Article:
- Jay Bilas, College Basketball analyst
With the start of the 2012-13 college basketball season fast approaching, ESPN Insider is looking at the five burning questions facing each of the major conferences. In this edition, Jay Bilas looks at the Big East.
1. Is this the last great season for the Big East?
The Big East hasn't faced many big questions over the past decade. In my judgment, the Big East has been the best basketball conference in the country for several seasons now, and has been the toughest regular-season and postseason gauntlet in basketball. But even with the great success, one cannot help wonder whether this is the last season of Big East greatness, where the Big East is unquestionably the best basketball conference in the nation.
There is a tinge of sadness in this upcoming season because this is, arguably, the last season of the traditional Big East. The prospect of losing Syracuse, Pittsburgh and Notre Dame just a year after losing West Virginia will cause anyone who holds the Big East dear to shed a few tears. In a very real way, it will never be the same.
That said, this could be yet another banner season for the league, with the Louisville Cardinals and Syracuse Orange leading the way. The Big East isn't dead, but it has been wounded and it will never be the same. For those remaining, the charge is to make the best of things going forward, because it will no longer unquestionably be the best.
This will be another unforgettable Big East season. But it will be a sad one, as well.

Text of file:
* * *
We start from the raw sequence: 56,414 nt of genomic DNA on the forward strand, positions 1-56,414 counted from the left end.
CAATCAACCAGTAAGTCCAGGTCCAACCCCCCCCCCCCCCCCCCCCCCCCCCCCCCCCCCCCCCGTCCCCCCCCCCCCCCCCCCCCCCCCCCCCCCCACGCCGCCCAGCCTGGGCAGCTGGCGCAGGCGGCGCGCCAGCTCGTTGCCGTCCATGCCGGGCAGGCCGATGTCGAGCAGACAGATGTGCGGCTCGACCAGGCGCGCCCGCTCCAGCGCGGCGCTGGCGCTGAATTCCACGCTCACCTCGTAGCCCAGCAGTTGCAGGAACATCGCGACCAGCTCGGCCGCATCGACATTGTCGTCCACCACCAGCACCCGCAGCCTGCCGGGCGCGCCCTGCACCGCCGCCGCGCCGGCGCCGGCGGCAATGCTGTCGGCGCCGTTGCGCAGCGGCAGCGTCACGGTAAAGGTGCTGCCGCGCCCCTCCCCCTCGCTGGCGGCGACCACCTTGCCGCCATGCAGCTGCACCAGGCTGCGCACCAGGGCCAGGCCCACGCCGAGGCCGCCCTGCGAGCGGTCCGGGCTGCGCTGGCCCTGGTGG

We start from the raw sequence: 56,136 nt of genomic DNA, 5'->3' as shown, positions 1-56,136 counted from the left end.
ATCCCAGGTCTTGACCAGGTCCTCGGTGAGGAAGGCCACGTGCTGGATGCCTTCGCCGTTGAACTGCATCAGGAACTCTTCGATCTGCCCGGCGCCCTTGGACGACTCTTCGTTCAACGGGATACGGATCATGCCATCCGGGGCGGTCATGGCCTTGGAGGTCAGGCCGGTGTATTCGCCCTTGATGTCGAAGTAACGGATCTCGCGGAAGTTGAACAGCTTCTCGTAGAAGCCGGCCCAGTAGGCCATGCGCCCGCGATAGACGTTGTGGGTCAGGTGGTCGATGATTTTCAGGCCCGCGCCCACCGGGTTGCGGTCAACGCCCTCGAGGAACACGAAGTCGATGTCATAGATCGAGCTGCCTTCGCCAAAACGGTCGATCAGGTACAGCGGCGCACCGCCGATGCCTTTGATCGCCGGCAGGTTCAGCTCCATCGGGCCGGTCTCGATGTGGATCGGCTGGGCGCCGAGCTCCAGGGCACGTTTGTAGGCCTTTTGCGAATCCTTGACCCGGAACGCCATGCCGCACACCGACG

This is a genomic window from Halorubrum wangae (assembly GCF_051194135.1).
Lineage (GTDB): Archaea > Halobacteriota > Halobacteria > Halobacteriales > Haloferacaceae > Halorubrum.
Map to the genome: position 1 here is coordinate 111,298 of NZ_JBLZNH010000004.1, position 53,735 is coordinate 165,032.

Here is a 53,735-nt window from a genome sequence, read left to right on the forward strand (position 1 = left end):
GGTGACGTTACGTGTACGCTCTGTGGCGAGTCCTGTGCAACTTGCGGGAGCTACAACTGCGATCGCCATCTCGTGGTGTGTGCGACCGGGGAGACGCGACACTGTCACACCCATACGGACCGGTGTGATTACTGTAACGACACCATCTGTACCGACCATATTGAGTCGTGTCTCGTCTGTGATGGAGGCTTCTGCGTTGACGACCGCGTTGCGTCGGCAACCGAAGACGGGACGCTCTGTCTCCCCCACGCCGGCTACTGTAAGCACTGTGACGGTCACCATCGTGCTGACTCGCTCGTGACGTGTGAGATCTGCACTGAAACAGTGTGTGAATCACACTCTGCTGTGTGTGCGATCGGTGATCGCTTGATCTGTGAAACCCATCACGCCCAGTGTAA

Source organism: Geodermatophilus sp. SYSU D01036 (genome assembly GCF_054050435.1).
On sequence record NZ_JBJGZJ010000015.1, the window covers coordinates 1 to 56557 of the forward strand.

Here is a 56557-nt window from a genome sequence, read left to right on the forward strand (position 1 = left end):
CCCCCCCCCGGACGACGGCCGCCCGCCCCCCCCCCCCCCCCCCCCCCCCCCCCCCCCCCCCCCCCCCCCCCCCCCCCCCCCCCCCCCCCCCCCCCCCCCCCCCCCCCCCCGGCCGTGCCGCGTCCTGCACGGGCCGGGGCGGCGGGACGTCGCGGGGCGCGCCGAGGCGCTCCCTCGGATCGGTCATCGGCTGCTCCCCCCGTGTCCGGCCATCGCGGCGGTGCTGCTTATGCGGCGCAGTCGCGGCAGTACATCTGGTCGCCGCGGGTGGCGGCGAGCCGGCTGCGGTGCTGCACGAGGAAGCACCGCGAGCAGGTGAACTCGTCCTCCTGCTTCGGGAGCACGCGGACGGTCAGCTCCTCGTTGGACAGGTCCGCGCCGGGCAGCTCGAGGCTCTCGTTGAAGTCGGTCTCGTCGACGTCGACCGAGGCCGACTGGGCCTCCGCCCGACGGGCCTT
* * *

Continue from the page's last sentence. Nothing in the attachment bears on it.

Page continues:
2. Who will win the Big East player of the year award?
I'm going with Peyton Siva of Louisville for this one. Siva spent much of last season battling injury, yet he stepped forward to lead his team to the Final Four. Explosive and fast in the open court, Siva will have a healthier and deeper supporting cast this season, including some shooters to spread the floor.
In an up-tempo, faster game with chaotic full-court pressure, Siva should thrive. His speed and defensive ability allow him to have an impact on a game without scoring. Rick Pitino wants Siva, who is not a gifted long-range shooter, to play more like Maurice Cheeks. If he does, the 'Ville will be in Atlanta.
Siva's biggest competition for POY may be Georgetown's Otto Porter, Cincinnati's Sean Kilpatrick, Providence's Vincent Council and Syracuse's Brandon Triche, all of whom will play starring roles this season.
3. Which team could surprise?
Can Pittsburgh be considered a surprise after a surprisingly rough season in 2011-12? Jamie Dixon hadn't experienced real Big East adversity until last season, but to his great credit, he never changed his approach and toughed it out. The Panthers have a healthy Tray Woodall at the point and really good newcomers in center Steven Adams, transfer Trey Zeigler and physical combo guard James Robinson.
The Panthers need to get back to defense and rebounding, but I think you can expect Pitt to be Pitt again.
4. Who will be the Big East's top newcomer?
I'll go with Adams, Pittsburgh's incoming freshman center. He is a true center who is a very productive rebounder and shot-blocker, in addition to being a skilled passer with a great feel for the game. He is mature and fully prepared to step in and play at a high level.
Adams is physical, and he is unafraid. One of 18 children (he has a sister who competed in the shot put in the Olympics), Adams is a future pro who will be relied upon from his first day at Pitt.
5. How many NCAA tournament bids will the Big East get?
After putting 11 teams into the NCAA field in 2011 and nine last season, the Big East should have eight teams in the field in 2013. With Connecticut unable to play in the postseason, the league will take a minor hit. But with Louisville, Syracuse, Georgetown, Marquette, Notre Dame, Cincinnati, Pittsburgh and South Florida, the Big East will have the most teams in the field again.